An Update on Ryan Ferguson
by Tracy L. Barnes
The Law Office of Tracy L. Barnes, LLC, Kansas City
At the point that Ryan Ferguson’s attorneys submitted their final writ of habeas corpus to the Missouri Court of Appeals Western District in January 2013, it was the 14th attempt by his legal team to get his 2005 sentence overturned. Convicted at age 19 of the 2001 murder of beloved Columbia Tribune Sports Editor Kent Heitholt, Ferguson, today nearly 30-years-old, received a decision on November 5, 2013, from the Court vacating his conviction.
In its decision, the Western District Court of Appeals stated that due to Brady violations found to withhold from Ferguson the existence of an interview with a key witness’s wife (which would have been favorable to Ferguson and impeached the witness’s testimony at trial), the undisclosed evidence amounted to a “verdict not worthy of confidence.”
Due to the lack of physical evidence to tie Ferguson to the crime scene, and the fact that excluding the witness’s testimony subject to the Brady violation left the prosecution with only the testimony of an alleged co-conspirator (whose credibility was a serious issue), the court determined that little was left in the way of evidence to convict Ferguson.
And what was left was all based on a dream.
Can a person be convicted on the basis of a dream? Surely not. This is the substance of the Salem witch trials, not the justice system of the 21st century. And yet, at the base of the Ferguson trial was the idea that Chuck Erickson, a young adult with a history of substance abuse issues, began having dreams he and Ryan Ferguson were associated with the Heitholt murder.
On Halloween night in 2001, in the hours before the Heitholt murder, Erickson and Ferguson had been hanging out at a local Columbia, Missouri, bar called By George. Shortly after seeing the sketch released by police which he believed resembled himself, Erickson began telling friends about dreams he was having in which he and Ferguson (both high school juniors at the time), perpetrated the murder of Heitholt. One friend, upon hearing Erickson discuss the dreams, tipped off police who brought Erickson in for questioning. The interview video appears to show a confused high school student with little-to-no independent knowledge of the crime, interrogated over many hours and spoon fed details of the crime.
Besides witness accounts, the case was circumstantial. There was little physical evidence (some hair, fingerprints and footprints) but no DNA collected matched either Ferguson or Erickson. No real motive was discovered beyond a possible botched robbery attempt. Though previously having told police he could not identify anyone from the murder scene, Jerry Trump, a janitor who found Heitholt shortly after the attack, later identified Erickson and Ferguson at trial as the men he saw leaving the scene. He stated that while in prison on an unrelated matter, his wife had sent him a newspaper with the two boys’ picture that triggered his memory of that night. Erickson also testified at trial, more confident of his dream recollections at that point, and stated he and Ferguson had in fact killed Heitholt together. Ferguson was convicted of the murder in 2005.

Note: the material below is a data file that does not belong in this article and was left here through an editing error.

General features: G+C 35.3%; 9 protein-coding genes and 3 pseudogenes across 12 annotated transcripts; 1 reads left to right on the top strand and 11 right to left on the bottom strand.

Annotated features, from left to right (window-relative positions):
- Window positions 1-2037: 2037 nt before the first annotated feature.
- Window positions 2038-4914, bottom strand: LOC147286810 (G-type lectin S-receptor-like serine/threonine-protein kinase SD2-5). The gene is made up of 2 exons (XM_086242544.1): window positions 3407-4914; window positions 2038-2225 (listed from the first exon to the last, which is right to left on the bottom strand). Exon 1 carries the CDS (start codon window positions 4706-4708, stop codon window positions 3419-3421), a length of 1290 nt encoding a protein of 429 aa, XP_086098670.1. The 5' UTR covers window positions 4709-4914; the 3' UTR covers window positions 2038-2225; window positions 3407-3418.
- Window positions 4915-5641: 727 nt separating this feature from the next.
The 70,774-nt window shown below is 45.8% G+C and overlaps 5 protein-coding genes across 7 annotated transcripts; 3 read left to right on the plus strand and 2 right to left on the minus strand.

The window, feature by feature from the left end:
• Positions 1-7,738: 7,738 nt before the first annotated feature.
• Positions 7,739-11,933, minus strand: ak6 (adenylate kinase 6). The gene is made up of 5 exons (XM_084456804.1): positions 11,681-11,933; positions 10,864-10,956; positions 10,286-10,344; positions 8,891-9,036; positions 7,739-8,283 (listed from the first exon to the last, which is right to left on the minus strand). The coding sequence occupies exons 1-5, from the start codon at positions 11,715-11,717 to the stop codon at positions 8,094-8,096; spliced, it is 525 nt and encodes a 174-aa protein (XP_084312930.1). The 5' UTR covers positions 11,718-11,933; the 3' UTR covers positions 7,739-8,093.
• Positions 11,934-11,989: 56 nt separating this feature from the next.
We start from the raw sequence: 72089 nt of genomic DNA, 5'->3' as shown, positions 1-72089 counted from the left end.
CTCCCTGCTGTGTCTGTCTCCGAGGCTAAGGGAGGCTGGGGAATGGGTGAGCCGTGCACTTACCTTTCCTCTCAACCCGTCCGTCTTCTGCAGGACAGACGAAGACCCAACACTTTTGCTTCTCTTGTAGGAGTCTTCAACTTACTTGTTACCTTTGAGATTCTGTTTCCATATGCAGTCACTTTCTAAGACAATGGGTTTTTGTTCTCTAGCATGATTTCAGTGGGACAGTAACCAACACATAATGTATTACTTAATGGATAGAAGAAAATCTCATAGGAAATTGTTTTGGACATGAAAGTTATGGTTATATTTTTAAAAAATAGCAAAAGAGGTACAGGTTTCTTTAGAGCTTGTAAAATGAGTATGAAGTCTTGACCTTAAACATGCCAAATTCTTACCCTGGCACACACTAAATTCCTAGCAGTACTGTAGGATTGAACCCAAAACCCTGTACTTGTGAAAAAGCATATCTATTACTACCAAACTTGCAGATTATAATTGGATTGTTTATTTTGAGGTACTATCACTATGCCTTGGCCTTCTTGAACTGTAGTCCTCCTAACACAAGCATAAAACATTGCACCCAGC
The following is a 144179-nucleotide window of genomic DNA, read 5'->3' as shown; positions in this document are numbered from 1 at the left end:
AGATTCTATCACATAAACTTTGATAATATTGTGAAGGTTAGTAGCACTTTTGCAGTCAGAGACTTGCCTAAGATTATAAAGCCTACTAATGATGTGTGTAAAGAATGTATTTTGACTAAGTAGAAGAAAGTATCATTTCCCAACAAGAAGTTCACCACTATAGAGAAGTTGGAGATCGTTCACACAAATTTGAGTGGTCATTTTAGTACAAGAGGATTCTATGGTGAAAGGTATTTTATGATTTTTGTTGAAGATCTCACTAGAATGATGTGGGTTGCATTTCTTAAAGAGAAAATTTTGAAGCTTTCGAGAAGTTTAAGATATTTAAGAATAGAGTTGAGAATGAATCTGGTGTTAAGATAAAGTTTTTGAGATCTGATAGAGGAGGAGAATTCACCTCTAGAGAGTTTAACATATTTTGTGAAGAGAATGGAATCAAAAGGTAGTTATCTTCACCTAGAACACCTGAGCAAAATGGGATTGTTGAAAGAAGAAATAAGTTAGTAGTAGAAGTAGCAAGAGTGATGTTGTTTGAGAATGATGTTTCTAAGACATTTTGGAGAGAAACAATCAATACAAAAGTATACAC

In 2011, following Ferguson’s filing of a writ of habeas corpus, Jerry Trump came before the court and recanted his eye witness testimony in a very emotional display and asked for Ferguson’s forgiveness. Most importantly, Erickson also stated before the court that he had fabricated the story and lied under oath during trial. Although both witnesses recanted, the judge for the Circuit Court of Cole County hearing the matter did not overturn the conviction. Ferguson’s legal team pressed on, filing their writ of habeas corpus to the Missouri Court of Appeals Western District, which led to the recent decision vacating Ferguson’s conviction.
To win on a Brady violation claim means that the court found that (1) the evidence at issue was favorable to Ferguson as exculpatory or impeaching evidence; (2) that the evidence was willfully or inadvertently suppressed by the State, and (3) that Ferguson was in fact prejudiced by the violation. In its decision, the Court stated evidence of a police phone interview with Trump’s wife in which she denied having sent the newspaper to her husband in prison. This would have impeached Trump’s testimony at trial, but Ferguson was never made aware of the wife’s statement.
Additionally, the court found that Ferguson was not notified of Trump’s change in his initial story to police that he could not identify anyone fleeing the scene. It wasn’t until Trump’s deposition in 2005 that Ferguson was made aware of the fact that Trump now stated he could identify Ferguson and Erickson. The conflicting versions of events, although not exculpatory the Court noted, were required to be disclosed to Ferguson under Brady.
On the basis of this reversal, Ferguson was released from prison on November 12, 2013. On the same day, Attorney General Chris Koster announced that the State did not intend to retry or pursue any further legal action at that time.